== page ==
November 10, 2005
A Bridge the Senate Could Not Cross
By Richard Cohen

Returning home after a brief, but historic, trip to the Middle East, I am relieved beyond words to find that Ted Stevens is still in the Senate. Before I left, the senator from Alaska had threatened -- on the floor of the Senate, no less -- to resign his seat if his colleagues passed a measure that would have eliminated some of Alaska's already approved transportation projects, including the now-famous ``Bridge to Nowhere,'' and awarded the money to hard-pressed Louisiana. Stevens may be the first senator to equate pork with honor. A statue should be raised to him.

As the ever-humble Stevens would himself acknowledge, this statue -- appropriately funded with money taken from Louisiana relief -- would not so much be in his honor as the entire Senate's and, why stop there, all of Washington's. Indeed, the funding of ridiculous and unnecessary projects while the government is deeply in debt (and guided by an economic numbskull) has become so much a part of contemporary Washington that -- the scolding John McCain notwithstanding -- it ought to be memorialized. A man feeding pigs is what I have in mind.

Schoolchildren of the future will bend their little brains to memorizing Stevens' defense of home-state pork, the transcript of which shall be engraved on the base of the statue. They will recall that after one of the projects, a $223 million bridge from Ketchikan (population 8,900) to Gravina Island (population 50), was mocked as the ``Bridge to Nowhere,'' Stevens properly turned the issue into one of virtual civil rights. He recalled the days when Alaska was a mere territory with few of the usual rights of states and now, once again, it was being accorded second-class status: ``It will not happen,'' he thundered. ``It will not happen,'' he bellowed. (It's possible he bellowed the former and thundered the latter -- the record is unclear.)

The statue of Stevens will note that he was the first senator in American history to take himself hostage. His threat to resign -- an action of vast indifference to all of mankind with the possible exception of 50 people on Gravina Island -- would have deprived the Senate of a reverse Gold Rusher, someone who came down from Alaska to mine for gold in Washington. His speech, in which over and over again he bemoaned the pitiful nature of his state's modest road system, made no mention of how Alaskans pay no state income tax and are awarded a piece of the state's oil revenues. The state is No. 1 in per capita federal aid, which is a tribute of sorts to Stevens' ability to game the system at the expense of us all. The statue's inscription shall, of course, make note of that, too.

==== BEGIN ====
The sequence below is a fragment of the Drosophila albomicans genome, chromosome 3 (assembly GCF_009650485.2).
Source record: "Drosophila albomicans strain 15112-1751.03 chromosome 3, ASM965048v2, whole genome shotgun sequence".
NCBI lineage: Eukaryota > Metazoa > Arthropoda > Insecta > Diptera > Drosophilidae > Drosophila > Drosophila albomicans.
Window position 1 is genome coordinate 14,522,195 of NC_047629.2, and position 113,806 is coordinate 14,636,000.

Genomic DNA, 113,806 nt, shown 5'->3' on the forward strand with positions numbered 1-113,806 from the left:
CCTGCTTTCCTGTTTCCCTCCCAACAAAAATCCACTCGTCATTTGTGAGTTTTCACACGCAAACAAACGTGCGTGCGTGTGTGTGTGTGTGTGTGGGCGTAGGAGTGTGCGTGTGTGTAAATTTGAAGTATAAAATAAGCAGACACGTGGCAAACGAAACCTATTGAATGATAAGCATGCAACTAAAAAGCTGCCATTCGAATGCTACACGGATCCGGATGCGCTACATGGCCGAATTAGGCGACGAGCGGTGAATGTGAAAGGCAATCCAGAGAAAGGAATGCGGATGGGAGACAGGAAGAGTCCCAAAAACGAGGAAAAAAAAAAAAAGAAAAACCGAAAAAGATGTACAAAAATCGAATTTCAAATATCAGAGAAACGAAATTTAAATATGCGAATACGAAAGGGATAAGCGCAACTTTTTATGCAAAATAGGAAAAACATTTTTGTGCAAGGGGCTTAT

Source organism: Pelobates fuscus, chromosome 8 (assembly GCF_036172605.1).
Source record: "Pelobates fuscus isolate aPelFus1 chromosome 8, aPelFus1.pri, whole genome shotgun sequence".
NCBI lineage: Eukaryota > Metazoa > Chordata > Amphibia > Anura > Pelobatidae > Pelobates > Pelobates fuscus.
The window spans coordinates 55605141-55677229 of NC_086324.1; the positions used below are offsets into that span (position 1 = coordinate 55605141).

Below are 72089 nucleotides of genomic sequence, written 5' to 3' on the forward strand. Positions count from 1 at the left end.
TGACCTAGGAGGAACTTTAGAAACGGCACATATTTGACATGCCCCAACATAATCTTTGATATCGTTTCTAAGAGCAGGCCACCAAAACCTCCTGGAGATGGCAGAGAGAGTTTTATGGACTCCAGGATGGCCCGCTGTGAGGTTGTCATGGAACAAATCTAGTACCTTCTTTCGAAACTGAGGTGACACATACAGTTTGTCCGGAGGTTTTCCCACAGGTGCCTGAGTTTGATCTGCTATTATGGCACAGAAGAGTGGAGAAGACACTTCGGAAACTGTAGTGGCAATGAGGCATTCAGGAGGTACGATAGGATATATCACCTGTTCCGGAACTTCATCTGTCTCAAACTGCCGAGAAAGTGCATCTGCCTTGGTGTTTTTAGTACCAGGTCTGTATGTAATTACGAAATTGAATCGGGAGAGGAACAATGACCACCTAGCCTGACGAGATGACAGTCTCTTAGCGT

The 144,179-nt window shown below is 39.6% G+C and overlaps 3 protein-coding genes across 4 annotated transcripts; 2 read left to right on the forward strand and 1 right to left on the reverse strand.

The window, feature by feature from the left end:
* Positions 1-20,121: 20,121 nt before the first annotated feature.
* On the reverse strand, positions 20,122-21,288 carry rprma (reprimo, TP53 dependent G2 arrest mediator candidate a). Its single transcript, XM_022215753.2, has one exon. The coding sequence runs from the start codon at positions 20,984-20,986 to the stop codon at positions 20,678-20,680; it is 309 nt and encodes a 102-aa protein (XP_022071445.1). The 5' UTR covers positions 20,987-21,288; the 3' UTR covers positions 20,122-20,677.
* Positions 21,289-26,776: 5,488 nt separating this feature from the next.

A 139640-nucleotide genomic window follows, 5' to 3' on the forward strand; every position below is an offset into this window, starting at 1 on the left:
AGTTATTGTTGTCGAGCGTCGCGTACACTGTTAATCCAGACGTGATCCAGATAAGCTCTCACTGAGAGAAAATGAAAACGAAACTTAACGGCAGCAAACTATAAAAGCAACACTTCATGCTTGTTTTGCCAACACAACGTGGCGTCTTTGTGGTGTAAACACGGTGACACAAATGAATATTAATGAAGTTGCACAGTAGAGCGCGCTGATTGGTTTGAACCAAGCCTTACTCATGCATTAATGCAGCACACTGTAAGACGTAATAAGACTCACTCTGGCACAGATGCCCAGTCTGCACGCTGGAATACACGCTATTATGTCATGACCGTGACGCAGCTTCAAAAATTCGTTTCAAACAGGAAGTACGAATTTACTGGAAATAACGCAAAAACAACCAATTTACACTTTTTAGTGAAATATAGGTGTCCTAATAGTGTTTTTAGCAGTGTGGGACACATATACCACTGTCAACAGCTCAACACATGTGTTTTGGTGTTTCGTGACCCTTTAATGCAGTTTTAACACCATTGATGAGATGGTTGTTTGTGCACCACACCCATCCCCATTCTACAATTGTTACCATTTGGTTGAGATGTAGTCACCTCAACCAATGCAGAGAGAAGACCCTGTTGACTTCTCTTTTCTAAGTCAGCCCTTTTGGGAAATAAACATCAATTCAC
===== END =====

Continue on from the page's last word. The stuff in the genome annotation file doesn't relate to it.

But it is his threat to resign -- ``I don't threaten people, I promise people'' -- that shall forever be memorialized. It is a model of insistence, of selfishness, of seeing the government no differently than Huey, Dewey and Louie saw their uncle, the fabulously rich Scrooge McDuck. It's not that Stevens did not concede that Louisiana had its needs after Katrina, it's just that Alaska alone should not -- regardless of the silliness of its projects -- be the sole state to be asked to sacrifice. Remember, Stevens said, Alaska has had its catastrophes, too. He cited the 1964 earthquake.

As for the Democrats, they mostly let the matter slide. In that moment, they proved themselves as much a part of this corrupt system as the Republicans who control the government. Indeed, they could have made a production out of the fact that President Bush not only signed the pork package without protest, but praised it for accomplishing ``goals in a fiscally responsible way.'' If there is room on the plaque, this statement should be included. It is up there with anything Daniel Webster might have said.

In the end, of course, the Senate backed down. Only 15 members stood up to Stevens. Their names have been taken, their sanity questioned and their home states will surely be deprived of a bike path or two. But as I traveled around the Middle East, I would open my trusty laptop and beam up Washington, bemused at the wholly improbable thought that while I was gone the Senate would have the guts or the plain good taste to say to Stevens, go ahead -- quit. But that, as every schoolchild will know from the Stevens Statue, did not happen. It is a bridge the Senate could not cross.

© 2005, Washington Post Writers Group

Richard Cohen

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